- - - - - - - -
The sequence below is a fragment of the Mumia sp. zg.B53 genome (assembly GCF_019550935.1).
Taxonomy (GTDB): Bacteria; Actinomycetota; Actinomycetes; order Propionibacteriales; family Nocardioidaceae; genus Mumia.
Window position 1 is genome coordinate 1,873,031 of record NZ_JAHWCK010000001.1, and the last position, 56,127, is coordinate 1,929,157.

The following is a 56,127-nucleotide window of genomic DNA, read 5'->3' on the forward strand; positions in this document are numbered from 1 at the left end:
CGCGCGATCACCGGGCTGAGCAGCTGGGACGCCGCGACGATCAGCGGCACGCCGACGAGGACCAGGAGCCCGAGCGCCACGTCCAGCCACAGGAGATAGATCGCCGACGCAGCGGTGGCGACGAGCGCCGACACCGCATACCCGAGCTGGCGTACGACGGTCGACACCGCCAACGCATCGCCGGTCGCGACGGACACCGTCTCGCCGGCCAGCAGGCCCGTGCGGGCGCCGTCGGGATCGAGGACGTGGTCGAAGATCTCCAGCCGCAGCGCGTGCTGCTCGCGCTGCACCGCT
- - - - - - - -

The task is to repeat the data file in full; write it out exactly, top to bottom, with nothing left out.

The sequence below is a fragment of the Mumia sp. zg.B53 genome (assembly GCF_019550935.1).
Taxonomy (GTDB): Bacteria; Actinomycetota; Actinomycetes; order Propionibacteriales; family Nocardioidaceae; genus Mumia.
Window position 1 is genome coordinate 1,873,031 of record NZ_JAHWCK010000001.1, and the last position, 56,127, is coordinate 1,929,157.

The following is a 56,127-nucleotide window of genomic DNA, read 5'->3' on the forward strand; positions in this document are numbered from 1 at the left end:
CGCGCGATCACCGGGCTGAGCAGCTGGGACGCCGCGACGATCAGCGGCACGCCGACGAGGACCAGGAGCCCGAGCGCCACGTCCAGCCACAGGAGATAGATCGCCGACGCAGCGGTGGCGACGAGCGCCGACACCGCATACCCGAGCTGGCGTACGACGGTCGACACCGCCAACGCATCGCCGGTCGCGACGGACACCGTCTCGCCGGCCAGCAGGCCCGTGCGGGCGCCGTCGGGATCGAGGACGTGGTCGAAGATCTCCAGCCGCAGCGCGTGCTGCTCGCGCTGCACCGCT